Bahrami embraced the Islamic art style. It's now a central theme in Engare, tying together the worlds of art and mathematics, Middle East and West. It's remarkable that Engare doesn't shy away from its cultural inspiration -- as Bahrami notes, most developers in Iran and across the Middle East attempt to emulate Western games, rather than infusing them with Persian script, towering mosques and other local reference points. The games coming out of these regions are generally white-washed.

The first image on the Engare Steam page is a blue-lined mosque-like building, complete with a pointed dome, a series of archways and delicate details. Engare even includes Persian numbers.

"Everyone's afraid of putting Persian text -- I know developers in Iran who, they make the game in Iran, but they never say it anywhere," Bahrami says. "Nothing. You don't see anything about Iran in the game. Because they are afraid. But, for me, I put Persian text in because the style of the game is kind of like, if I put the numbers in English numbers, it doesn't fit with the game."

Engare wasn't created as a vessel to introduce Islamic art to the Western gaming market, but the thought has absolutely crossed Bahrami's mind. Maybe his game can help translate the beauty of his world to players who generally receive one message about life in the Middle East.

"That was, I think, something that I had in my mind," Bahrami says. "To show these ideas to gamers in Europe, in the US, to show them that the Middle East is not all about killing people. There are interesting ideas, there are interesting types of art here. Because, most of the time, if there's any game about the Middle East, there is someone for sure killing somebody. I don't know good or bad, but it's always about killing."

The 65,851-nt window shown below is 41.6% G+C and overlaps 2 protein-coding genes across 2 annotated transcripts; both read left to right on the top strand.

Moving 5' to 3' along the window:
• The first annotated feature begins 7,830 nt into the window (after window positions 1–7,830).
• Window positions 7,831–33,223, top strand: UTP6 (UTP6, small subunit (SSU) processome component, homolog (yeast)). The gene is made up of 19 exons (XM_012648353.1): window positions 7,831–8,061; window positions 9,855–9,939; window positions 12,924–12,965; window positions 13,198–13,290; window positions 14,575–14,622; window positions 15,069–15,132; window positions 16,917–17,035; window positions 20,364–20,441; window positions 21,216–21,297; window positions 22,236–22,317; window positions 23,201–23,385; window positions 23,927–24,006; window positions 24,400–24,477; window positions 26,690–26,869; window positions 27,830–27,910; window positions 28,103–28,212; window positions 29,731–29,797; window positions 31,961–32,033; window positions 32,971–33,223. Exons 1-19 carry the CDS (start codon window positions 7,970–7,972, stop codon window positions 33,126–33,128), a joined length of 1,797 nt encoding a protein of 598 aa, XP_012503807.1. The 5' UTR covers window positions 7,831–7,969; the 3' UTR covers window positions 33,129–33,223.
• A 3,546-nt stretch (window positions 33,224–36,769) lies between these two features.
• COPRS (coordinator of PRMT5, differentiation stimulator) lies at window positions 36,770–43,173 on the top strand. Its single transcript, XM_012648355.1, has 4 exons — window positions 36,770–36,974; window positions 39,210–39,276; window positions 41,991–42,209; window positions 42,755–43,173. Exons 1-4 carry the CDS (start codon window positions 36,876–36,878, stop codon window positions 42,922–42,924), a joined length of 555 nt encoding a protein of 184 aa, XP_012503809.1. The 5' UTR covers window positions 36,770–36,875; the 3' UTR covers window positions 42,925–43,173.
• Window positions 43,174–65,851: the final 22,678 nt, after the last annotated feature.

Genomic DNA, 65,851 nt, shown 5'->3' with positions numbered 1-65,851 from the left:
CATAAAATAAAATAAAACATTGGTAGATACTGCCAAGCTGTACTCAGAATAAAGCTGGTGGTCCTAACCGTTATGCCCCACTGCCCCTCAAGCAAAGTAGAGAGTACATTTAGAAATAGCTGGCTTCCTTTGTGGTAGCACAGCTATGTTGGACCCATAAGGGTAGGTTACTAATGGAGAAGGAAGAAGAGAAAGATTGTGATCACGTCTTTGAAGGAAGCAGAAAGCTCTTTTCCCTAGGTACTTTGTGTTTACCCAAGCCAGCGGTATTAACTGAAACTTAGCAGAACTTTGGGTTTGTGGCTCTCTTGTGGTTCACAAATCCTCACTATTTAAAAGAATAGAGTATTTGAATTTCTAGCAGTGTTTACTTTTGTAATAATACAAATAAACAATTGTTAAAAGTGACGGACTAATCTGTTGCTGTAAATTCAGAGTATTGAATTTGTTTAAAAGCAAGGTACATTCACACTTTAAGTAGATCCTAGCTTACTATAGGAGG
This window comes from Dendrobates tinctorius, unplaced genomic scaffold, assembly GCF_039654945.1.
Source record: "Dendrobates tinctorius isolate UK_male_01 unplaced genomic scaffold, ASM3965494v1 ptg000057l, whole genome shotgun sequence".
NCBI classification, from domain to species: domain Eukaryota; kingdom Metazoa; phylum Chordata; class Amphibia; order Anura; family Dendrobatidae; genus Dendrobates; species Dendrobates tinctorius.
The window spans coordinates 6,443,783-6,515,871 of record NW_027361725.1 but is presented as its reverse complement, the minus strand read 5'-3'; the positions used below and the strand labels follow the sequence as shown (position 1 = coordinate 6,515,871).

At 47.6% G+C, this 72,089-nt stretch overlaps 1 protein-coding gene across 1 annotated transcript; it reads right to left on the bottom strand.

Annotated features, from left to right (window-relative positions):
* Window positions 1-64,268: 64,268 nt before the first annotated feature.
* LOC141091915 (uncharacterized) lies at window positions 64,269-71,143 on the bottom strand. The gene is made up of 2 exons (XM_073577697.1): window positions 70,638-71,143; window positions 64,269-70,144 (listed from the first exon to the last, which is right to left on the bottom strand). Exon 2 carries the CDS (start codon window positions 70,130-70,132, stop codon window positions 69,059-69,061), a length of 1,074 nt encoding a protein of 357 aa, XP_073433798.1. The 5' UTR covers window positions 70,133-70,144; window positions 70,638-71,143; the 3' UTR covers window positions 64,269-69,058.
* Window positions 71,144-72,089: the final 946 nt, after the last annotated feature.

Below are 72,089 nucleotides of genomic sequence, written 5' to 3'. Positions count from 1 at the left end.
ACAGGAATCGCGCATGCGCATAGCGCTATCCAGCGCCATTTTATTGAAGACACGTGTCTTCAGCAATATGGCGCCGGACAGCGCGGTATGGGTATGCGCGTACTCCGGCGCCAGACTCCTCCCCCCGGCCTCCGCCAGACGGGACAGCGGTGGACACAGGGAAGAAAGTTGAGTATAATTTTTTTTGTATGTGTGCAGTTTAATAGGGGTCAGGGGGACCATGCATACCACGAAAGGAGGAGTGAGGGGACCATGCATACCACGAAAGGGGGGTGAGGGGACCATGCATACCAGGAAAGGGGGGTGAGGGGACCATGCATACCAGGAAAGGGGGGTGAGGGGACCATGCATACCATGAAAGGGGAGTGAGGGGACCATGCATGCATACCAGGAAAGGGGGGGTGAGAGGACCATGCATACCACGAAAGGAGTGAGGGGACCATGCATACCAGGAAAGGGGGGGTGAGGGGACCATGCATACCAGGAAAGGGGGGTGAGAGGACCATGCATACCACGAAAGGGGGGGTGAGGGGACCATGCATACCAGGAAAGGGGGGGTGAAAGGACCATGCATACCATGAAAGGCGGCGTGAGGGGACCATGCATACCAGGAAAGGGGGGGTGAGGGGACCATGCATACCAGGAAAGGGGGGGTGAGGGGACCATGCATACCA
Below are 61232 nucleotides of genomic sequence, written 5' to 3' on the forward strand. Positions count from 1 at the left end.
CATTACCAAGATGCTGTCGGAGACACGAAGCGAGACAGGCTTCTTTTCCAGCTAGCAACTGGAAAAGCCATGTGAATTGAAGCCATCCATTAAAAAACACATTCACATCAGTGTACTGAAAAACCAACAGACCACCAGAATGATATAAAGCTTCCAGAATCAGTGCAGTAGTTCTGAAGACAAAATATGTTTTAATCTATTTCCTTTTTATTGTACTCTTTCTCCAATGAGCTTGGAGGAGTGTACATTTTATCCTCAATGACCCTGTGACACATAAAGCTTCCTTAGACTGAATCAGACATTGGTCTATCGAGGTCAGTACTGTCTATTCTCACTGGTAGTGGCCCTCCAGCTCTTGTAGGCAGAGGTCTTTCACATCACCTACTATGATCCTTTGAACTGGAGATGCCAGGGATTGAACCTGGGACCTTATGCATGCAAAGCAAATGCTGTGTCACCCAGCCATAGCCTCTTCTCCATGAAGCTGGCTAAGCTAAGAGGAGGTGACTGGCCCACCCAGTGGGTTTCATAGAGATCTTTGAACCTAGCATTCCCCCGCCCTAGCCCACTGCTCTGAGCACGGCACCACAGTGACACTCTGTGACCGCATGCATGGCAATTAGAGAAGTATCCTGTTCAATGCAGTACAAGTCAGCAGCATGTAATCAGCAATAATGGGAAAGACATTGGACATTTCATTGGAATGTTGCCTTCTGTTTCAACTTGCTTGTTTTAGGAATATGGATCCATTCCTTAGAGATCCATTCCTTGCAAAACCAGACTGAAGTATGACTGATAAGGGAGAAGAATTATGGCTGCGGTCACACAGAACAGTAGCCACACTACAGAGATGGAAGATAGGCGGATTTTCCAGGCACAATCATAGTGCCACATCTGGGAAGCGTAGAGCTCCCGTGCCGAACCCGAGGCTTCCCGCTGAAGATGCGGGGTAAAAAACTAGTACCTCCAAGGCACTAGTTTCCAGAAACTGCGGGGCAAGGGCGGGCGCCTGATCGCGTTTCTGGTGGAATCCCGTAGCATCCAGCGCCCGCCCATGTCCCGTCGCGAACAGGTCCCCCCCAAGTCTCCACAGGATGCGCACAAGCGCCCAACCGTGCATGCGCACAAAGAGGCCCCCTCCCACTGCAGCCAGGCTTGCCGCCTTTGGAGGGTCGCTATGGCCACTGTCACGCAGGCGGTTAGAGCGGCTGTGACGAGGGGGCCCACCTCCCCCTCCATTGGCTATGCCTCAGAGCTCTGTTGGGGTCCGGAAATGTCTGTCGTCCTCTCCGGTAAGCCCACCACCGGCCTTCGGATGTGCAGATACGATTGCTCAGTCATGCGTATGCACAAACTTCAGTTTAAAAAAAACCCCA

Locally, the response to Engare has been fantastic. It's been written up by a handful of Iranian outlets and, Bahrami says, people seem to be proud of the game's celebration of Islamic culture. Engare is doing well across the globe, too -- apparently there's a rabid contingent of players in China and the game is selling well enough that Bahrami should be able to pay off investors (Indie Fund helped finance it) and live off subsequent sales for a while.

"It's a lot better than what I was expecting," Bahrami says. "You know, recently, it's really difficult to sell indie games because every day there are a lot of games out there, so it's really difficult to be seen. But at the moment I think it's a lot better than what I was expecting. It got a lot of attention on Twitter and on Steam all the reviews are positive. I think it's going well."

Someone even told Bahrami that they cried while playing Engare.

"The whole game is based on circles and rectangles, there's no story or anything," Bahrami explains. "So, if someone cries -- I didn't expect to make anyone cry with just some rectangles or circles moving on the screen."